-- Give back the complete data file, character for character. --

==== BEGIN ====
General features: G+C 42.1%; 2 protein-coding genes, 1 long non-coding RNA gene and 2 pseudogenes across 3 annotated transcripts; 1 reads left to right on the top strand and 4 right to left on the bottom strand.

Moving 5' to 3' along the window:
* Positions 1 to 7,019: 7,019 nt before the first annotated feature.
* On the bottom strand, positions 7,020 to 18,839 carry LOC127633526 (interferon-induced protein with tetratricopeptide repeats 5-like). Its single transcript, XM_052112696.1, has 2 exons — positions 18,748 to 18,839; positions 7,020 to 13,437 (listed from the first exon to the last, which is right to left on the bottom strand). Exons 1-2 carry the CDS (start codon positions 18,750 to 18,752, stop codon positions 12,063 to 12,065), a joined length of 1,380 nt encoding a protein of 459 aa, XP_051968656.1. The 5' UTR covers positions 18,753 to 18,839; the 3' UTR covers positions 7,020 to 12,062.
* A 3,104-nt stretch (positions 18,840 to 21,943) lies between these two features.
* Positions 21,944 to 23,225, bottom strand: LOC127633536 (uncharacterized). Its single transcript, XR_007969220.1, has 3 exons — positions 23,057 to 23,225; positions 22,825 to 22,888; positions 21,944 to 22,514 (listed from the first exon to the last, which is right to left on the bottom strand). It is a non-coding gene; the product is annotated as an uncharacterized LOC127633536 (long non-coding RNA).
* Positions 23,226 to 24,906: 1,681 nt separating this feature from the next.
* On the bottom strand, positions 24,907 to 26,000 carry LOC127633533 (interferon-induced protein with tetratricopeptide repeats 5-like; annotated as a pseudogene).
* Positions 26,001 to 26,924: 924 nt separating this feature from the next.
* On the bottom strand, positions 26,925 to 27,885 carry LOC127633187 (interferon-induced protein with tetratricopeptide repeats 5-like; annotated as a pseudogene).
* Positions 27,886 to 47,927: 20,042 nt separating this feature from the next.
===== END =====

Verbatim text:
General features: G+C 42.1%; 2 protein-coding genes, 1 long non-coding RNA gene and 2 pseudogenes across 3 annotated transcripts; 1 reads left to right on the top strand and 4 right to left on the bottom strand.

Moving 5' to 3' along the window:
* Positions 1 to 7,019: 7,019 nt before the first annotated feature.
* On the bottom strand, positions 7,020 to 18,839 carry LOC127633526 (interferon-induced protein with tetratricopeptide repeats 5-like). Its single transcript, XM_052112696.1, has 2 exons — positions 18,748 to 18,839; positions 7,020 to 13,437 (listed from the first exon to the last, which is right to left on the bottom strand). Exons 1-2 carry the CDS (start codon positions 18,750 to 18,752, stop codon positions 12,063 to 12,065), a joined length of 1,380 nt encoding a protein of 459 aa, XP_051968656.1. The 5' UTR covers positions 18,753 to 18,839; the 3' UTR covers positions 7,020 to 12,062.
* A 3,104-nt stretch (positions 18,840 to 21,943) lies between these two features.
* Positions 21,944 to 23,225, bottom strand: LOC127633536 (uncharacterized). Its single transcript, XR_007969220.1, has 3 exons — positions 23,057 to 23,225; positions 22,825 to 22,888; positions 21,944 to 22,514 (listed from the first exon to the last, which is right to left on the bottom strand). It is a non-coding gene; the product is annotated as an uncharacterized LOC127633536 (long non-coding RNA).
* Positions 23,226 to 24,906: 1,681 nt separating this feature from the next.
* On the bottom strand, positions 24,907 to 26,000 carry LOC127633533 (interferon-induced protein with tetratricopeptide repeats 5-like; annotated as a pseudogene).
* Positions 26,001 to 26,924: 924 nt separating this feature from the next.
* On the bottom strand, positions 26,925 to 27,885 carry LOC127633187 (interferon-induced protein with tetratricopeptide repeats 5-like; annotated as a pseudogene).
* Positions 27,886 to 47,927: 20,042 nt separating this feature from the next.